painter & printmaker
(1876 – 1953)
Born: Woodstown, New Jersey.
“He was the youngest member of the group of modernist painters who explored the depiction of real life. He is most famous for his numerous paintings of New York and the theater and of various aspects of luxury and modern life inspired by his home in New York City.”
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Everett Shinn was a most fascinating product of his time. Handsome and witty, a very successful “visual reporter” (as opposed to illustrator) turned artist, a playwright, an actor, and a society figure, he began his studies at The Spring Garden Institute in Philadelphia, with courses in industrial design and engineering. In 1890, at age fourteen, he became a designer for the Thackeray Gas Fixture Works where he stayed for three years before enrolling in the Pennsylvania Academy of the Fine Arts, studying with Thomas Anshutz. Robert Henri was also teaching at the Academy at the time, and George Luks, John Sloan, and William Glackens were also students there, but Shinn was not to meet them until they were all working in New York.
In 1897, he left the Academy and moved to New York, where he began working for the New York Worldas an illustrator of current events. Soon he met Luks, Sloan, and Glackens, all engaged in the same kind of work. It was during this period that Shinn achieved the breathless brushstroke and dramatic composition which became the hallmarks of his style during his long career. The heyday of newspaper artists-those who thought of themselves as reporters of the “look” of a story-was also the first daylight on the modern urban era. For Shinn and his literary and artistic colleagues, urban culture was the real subject of their work. The stories and accompanying pictures were fundamentally about what happens when hundreds of thousands of people from dozens of different countries were gathered in a small place and equipped with such recent inventions as electricity, streetcars, and multi-family dwellings. The audience for these stories and illustrations was also its subject.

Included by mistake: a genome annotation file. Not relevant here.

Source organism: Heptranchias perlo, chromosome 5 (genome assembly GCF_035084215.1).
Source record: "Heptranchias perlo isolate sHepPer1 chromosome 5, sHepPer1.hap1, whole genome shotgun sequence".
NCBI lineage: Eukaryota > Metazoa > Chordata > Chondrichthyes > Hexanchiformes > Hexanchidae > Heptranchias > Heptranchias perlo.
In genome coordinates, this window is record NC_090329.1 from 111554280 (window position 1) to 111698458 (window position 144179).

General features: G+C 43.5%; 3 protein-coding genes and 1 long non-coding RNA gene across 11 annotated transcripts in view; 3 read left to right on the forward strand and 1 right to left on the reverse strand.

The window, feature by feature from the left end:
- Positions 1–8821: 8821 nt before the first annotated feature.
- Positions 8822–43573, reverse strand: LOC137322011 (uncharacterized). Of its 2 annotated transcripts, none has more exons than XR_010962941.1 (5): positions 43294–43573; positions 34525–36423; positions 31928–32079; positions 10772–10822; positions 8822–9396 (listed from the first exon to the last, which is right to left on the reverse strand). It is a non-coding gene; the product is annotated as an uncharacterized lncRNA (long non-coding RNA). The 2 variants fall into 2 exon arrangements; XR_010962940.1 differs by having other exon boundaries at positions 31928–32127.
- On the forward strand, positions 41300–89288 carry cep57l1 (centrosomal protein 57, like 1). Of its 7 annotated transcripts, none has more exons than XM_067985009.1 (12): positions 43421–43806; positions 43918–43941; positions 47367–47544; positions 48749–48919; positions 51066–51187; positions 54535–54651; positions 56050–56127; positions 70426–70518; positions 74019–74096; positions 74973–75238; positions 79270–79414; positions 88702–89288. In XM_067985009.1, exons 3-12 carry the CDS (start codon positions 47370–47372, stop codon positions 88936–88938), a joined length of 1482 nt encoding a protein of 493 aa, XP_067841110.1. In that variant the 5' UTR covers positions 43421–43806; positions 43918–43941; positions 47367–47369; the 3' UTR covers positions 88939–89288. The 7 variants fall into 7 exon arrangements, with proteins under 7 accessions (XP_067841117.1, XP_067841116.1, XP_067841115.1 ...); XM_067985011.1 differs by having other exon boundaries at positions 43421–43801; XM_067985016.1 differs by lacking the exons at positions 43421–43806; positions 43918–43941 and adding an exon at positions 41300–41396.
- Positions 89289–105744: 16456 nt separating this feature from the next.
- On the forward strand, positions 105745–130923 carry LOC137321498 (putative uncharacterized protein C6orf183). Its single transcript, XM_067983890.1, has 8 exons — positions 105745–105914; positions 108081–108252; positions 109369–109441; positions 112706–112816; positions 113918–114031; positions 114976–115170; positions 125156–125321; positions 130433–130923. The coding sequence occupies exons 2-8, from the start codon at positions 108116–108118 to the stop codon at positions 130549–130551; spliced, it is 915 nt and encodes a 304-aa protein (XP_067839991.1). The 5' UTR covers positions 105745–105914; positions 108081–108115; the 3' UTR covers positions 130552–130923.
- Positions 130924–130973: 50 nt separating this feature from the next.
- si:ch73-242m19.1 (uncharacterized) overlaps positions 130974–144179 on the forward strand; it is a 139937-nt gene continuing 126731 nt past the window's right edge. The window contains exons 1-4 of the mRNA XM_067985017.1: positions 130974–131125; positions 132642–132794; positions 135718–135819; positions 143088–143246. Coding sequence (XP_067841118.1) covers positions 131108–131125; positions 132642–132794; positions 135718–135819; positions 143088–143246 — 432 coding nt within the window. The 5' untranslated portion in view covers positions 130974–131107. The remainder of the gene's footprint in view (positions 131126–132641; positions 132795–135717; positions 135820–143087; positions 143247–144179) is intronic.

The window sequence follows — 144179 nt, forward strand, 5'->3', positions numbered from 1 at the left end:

During the first decade of the new century Shinn was showing his work at such illustrious fine art galleries as M. Knoedler, Durand-Ruel, Goupil, and Wildenstein. Shinn had spent the summer of 1900 in England and France, and it is more than likely that during his travels he saw Degas’s paintings of the 1870s which, like Dancer in White Before the Footlights, view the stage from the orchestra pit. In 1908, he was in the show of The Eight at the Macbeth Galleries. Shinn contributed scenes of the stage-ballet, orchestras, vaudeville. He had apparently been working in this vein simultaneously with his reporting. The theatrical pictures, of which Dancer in White Before the Footlights is the largest, are different from Shinn’s other work in several respects: they are oil on canvas rather than pastel, chalk, or watercolor on paper; the brushstrokes are blended, and the figures are modeled, rather than outlined or cross-hatched; the focus is on a few performers rather than a crowd, and there is a sense of intimacy with the protagonists which did not exist in the earlier, busier works. The performance/ vaudeville subjects gave Shinn the perfect motif in which to blend gritty realism and dramatic spectacle. Dancer in White Before the Footlights was done at the height of Shinn’s power as a fine artist. It remained in the artist’s personal collection until 1952, when it was very slightly retouched by him, and was then sold to the dealer Victor Spark, who sold it to the Butler Institute in 1957. In the second decade of the new century Shinn apparently lost interest in recording the anecdotes and tragedies of modern city life, and much of the rest of his career was spent on murals and theatrical and movie sets. In 1911, he finished a series of murals in the Council Chambers of Trenton City Hall. The next year Shinn built his own small theater and there produced many of his thirty-five plays for the entertainment of himself and friends. He also painted scores of theatrical backdrops, including some for Ziegfield’s Follies, as well as murals, the best extant of which are at the Plaza Hotel in New York. While he continued to produce oil paintings, many of them are sketchy, semi-humorous canvases of nudes in boudoirs, or clowns on and off stage.
As the century grew older, the charms of urban life began to fade, and Shinn turned his talent to more decorative, imaginary, and escapist subjects. His reputation has suffered as he has been reproached by later generations for abandoning the tough realism of the 1890s and early 1900s.
© JOSEPH KEIFFER